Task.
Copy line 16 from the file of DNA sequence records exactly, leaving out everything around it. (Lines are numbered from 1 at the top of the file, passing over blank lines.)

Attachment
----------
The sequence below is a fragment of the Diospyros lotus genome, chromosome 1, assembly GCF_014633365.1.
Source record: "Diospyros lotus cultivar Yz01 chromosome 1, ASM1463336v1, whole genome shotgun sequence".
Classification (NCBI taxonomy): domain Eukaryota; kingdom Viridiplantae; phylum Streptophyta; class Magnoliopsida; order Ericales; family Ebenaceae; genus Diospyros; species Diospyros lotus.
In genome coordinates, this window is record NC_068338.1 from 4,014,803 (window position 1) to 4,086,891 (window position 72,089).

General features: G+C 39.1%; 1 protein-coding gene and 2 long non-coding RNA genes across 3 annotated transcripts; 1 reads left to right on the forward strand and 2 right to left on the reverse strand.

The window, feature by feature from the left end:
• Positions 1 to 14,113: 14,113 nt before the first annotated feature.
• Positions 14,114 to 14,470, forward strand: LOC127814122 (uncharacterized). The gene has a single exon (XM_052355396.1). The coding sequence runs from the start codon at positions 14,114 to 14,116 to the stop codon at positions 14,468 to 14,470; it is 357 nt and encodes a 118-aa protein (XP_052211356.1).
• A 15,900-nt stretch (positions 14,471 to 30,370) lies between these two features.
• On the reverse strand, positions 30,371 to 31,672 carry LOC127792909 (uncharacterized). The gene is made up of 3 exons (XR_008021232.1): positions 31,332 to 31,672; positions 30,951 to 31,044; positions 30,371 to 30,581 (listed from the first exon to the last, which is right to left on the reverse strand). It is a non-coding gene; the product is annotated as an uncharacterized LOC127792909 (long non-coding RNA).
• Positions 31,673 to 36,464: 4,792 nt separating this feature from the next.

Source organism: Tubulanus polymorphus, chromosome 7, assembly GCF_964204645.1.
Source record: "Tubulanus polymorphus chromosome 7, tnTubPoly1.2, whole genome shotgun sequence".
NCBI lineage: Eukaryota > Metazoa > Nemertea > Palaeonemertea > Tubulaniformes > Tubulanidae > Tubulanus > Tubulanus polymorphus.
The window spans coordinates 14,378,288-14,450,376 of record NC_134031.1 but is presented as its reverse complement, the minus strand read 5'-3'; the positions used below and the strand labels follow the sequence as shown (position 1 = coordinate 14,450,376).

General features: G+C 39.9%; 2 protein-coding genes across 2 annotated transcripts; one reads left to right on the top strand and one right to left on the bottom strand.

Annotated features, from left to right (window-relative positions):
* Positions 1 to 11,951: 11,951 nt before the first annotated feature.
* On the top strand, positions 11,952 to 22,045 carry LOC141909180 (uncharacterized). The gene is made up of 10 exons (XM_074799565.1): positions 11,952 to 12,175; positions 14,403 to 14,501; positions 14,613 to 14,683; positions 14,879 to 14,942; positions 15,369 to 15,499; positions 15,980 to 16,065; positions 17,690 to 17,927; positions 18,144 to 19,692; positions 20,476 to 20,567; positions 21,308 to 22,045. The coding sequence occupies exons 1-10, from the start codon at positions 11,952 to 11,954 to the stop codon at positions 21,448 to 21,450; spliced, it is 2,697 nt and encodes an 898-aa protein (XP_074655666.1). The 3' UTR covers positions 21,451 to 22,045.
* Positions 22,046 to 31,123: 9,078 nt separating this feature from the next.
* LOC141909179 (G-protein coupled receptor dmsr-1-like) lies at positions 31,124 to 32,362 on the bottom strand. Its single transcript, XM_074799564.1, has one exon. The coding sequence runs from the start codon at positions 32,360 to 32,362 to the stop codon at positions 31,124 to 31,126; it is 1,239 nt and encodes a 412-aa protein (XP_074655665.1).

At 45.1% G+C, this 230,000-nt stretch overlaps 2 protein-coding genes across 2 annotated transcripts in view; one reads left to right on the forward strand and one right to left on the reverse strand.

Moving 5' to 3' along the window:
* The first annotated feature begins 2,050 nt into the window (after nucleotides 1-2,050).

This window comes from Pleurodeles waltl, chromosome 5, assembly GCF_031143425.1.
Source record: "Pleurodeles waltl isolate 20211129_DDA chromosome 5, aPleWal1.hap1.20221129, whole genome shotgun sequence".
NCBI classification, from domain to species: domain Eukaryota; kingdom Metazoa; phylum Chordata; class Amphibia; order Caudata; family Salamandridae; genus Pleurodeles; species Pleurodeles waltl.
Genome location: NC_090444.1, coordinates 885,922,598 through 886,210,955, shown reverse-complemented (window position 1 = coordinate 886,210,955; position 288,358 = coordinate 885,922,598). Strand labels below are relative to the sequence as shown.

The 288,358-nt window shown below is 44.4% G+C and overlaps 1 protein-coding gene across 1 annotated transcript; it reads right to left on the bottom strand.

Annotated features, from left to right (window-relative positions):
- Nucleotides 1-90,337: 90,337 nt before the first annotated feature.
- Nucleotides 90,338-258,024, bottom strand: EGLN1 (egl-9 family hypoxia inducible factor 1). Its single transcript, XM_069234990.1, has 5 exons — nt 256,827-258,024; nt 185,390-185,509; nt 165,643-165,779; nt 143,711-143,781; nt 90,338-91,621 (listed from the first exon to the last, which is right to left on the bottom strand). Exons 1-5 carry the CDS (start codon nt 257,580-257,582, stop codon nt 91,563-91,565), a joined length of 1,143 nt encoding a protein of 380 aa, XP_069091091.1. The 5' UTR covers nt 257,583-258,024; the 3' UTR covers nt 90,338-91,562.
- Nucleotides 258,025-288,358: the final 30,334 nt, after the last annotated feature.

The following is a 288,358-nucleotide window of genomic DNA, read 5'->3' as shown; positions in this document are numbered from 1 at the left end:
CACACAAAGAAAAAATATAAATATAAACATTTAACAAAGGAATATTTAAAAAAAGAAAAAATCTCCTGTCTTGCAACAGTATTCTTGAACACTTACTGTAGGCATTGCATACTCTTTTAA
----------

General features: G+C 39.9%; 2 protein-coding genes across 2 annotated transcripts; one reads left to right on the top strand and one right to left on the bottom strand.